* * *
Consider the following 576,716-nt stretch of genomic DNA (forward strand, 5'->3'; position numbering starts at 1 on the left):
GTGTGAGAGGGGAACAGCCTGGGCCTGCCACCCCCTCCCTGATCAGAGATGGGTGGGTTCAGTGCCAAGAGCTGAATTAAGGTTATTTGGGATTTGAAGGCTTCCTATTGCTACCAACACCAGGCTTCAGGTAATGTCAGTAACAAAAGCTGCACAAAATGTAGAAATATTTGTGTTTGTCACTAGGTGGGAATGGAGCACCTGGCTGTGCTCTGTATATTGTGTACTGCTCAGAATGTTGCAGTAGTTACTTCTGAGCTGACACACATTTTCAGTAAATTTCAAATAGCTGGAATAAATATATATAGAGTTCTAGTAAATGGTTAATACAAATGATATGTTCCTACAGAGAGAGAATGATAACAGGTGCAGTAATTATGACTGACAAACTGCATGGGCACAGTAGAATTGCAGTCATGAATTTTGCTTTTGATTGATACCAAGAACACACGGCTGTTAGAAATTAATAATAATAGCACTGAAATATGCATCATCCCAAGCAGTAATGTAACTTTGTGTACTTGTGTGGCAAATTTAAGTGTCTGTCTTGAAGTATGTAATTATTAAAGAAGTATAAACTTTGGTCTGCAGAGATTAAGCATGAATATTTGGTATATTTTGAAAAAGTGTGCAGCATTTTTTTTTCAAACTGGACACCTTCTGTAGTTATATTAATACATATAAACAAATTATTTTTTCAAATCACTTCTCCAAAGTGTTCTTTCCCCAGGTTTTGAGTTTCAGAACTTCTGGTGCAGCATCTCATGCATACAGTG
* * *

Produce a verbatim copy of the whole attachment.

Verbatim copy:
Consider the following 576,716-nt stretch of genomic DNA (forward strand, 5'->3'; position numbering starts at 1 on the left):
GTGTGAGAGGGGAACAGCCTGGGCCTGCCACCCCCTCCCTGATCAGAGATGGGTGGGTTCAGTGCCAAGAGCTGAATTAAGGTTATTTGGGATTTGAAGGCTTCCTATTGCTACCAACACCAGGCTTCAGGTAATGTCAGTAACAAAAGCTGCACAAAATGTAGAAATATTTGTGTTTGTCACTAGGTGGGAATGGAGCACCTGGCTGTGCTCTGTATATTGTGTACTGCTCAGAATGTTGCAGTAGTTACTTCTGAGCTGACACACATTTTCAGTAAATTTCAAATAGCTGGAATAAATATATATAGAGTTCTAGTAAATGGTTAATACAAATGATATGTTCCTACAGAGAGAGAATGATAACAGGTGCAGTAATTATGACTGACAAACTGCATGGGCACAGTAGAATTGCAGTCATGAATTTTGCTTTTGATTGATACCAAGAACACACGGCTGTTAGAAATTAATAATAATAGCACTGAAATATGCATCATCCCAAGCAGTAATGTAACTTTGTGTACTTGTGTGGCAAATTTAAGTGTCTGTCTTGAAGTATGTAATTATTAAAGAAGTATAAACTTTGGTCTGCAGAGATTAAGCATGAATATTTGGTATATTTTGAAAAAGTGTGCAGCATTTTTTTTTCAAACTGGACACCTTCTGTAGTTATATTAATACATATAAACAAATTATTTTTTCAAATCACTTCTCCAAAGTGTTCTTTCCCCAGGTTTTGAGTTTCAGAACTTCTGGTGCAGCATCTCATGCATACAGTG